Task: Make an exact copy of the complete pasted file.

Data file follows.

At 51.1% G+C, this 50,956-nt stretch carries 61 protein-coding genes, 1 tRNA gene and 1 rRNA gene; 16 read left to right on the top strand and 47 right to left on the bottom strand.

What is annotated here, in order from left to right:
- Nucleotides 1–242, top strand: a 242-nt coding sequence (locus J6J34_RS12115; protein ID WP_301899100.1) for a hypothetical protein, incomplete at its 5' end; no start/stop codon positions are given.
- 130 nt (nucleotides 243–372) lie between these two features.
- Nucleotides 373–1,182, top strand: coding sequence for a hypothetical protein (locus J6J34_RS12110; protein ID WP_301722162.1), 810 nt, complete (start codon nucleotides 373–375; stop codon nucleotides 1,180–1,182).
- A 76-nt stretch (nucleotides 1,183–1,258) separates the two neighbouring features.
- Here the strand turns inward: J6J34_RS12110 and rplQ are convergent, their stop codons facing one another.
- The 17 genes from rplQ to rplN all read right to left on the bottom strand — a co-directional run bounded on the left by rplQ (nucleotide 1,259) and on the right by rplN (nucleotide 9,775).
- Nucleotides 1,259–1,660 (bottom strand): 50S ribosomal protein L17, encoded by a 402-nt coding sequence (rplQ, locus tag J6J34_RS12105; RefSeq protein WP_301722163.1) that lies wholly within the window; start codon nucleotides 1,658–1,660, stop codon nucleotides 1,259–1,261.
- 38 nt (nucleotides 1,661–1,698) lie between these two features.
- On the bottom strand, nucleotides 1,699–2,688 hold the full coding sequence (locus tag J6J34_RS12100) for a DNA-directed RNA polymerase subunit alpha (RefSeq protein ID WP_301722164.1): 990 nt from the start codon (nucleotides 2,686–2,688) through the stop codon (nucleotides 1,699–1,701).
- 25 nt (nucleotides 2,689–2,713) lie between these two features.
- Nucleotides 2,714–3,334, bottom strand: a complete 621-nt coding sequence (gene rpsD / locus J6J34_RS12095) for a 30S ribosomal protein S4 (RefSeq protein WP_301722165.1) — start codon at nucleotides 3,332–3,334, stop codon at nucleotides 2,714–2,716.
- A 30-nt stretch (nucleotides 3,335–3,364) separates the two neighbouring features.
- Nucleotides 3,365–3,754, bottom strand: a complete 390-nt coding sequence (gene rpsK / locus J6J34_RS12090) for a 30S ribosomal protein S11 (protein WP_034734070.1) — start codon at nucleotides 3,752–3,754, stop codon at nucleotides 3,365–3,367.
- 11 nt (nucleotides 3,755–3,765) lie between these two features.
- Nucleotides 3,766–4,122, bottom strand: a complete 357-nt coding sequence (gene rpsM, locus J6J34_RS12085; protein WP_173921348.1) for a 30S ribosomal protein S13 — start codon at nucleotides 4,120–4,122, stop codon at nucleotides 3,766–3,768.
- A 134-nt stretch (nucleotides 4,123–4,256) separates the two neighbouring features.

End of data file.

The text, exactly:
At 51.1% G+C, this 50,956-nt stretch carries 61 protein-coding genes, 1 tRNA gene and 1 rRNA gene; 16 read left to right on the top strand and 47 right to left on the bottom strand.

What is annotated here, in order from left to right:
- Nucleotides 1–242, top strand: a 242-nt coding sequence (locus J6J34_RS12115; protein ID WP_301899100.1) for a hypothetical protein, incomplete at its 5' end; no start/stop codon positions are given.
- 130 nt (nucleotides 243–372) lie between these two features.
- Nucleotides 373–1,182, top strand: coding sequence for a hypothetical protein (locus J6J34_RS12110; protein ID WP_301722162.1), 810 nt, complete (start codon nucleotides 373–375; stop codon nucleotides 1,180–1,182).
- A 76-nt stretch (nucleotides 1,183–1,258) separates the two neighbouring features.
- Here the strand turns inward: J6J34_RS12110 and rplQ are convergent, their stop codons facing one another.
- The 17 genes from rplQ to rplN all read right to left on the bottom strand — a co-directional run bounded on the left by rplQ (nucleotide 1,259) and on the right by rplN (nucleotide 9,775).
- Nucleotides 1,259–1,660 (bottom strand): 50S ribosomal protein L17, encoded by a 402-nt coding sequence (rplQ, locus tag J6J34_RS12105; RefSeq protein WP_301722163.1) that lies wholly within the window; start codon nucleotides 1,658–1,660, stop codon nucleotides 1,259–1,261.
- 38 nt (nucleotides 1,661–1,698) lie between these two features.
- On the bottom strand, nucleotides 1,699–2,688 hold the full coding sequence (locus tag J6J34_RS12100) for a DNA-directed RNA polymerase subunit alpha (RefSeq protein ID WP_301722164.1): 990 nt from the start codon (nucleotides 2,686–2,688) through the stop codon (nucleotides 1,699–1,701).
- 25 nt (nucleotides 2,689–2,713) lie between these two features.
- Nucleotides 2,714–3,334, bottom strand: a complete 621-nt coding sequence (gene rpsD / locus J6J34_RS12095) for a 30S ribosomal protein S4 (RefSeq protein WP_301722165.1) — start codon at nucleotides 3,332–3,334, stop codon at nucleotides 2,714–2,716.
- A 30-nt stretch (nucleotides 3,335–3,364) separates the two neighbouring features.
- Nucleotides 3,365–3,754, bottom strand: a complete 390-nt coding sequence (gene rpsK / locus J6J34_RS12090) for a 30S ribosomal protein S11 (protein WP_034734070.1) — start codon at nucleotides 3,752–3,754, stop codon at nucleotides 3,365–3,367.
- 11 nt (nucleotides 3,755–3,765) lie between these two features.
- Nucleotides 3,766–4,122, bottom strand: a complete 357-nt coding sequence (gene rpsM, locus J6J34_RS12085; protein WP_173921348.1) for a 30S ribosomal protein S13 — start codon at nucleotides 4,120–4,122, stop codon at nucleotides 3,766–3,768.
- A 134-nt stretch (nucleotides 4,123–4,256) separates the two neighbouring features.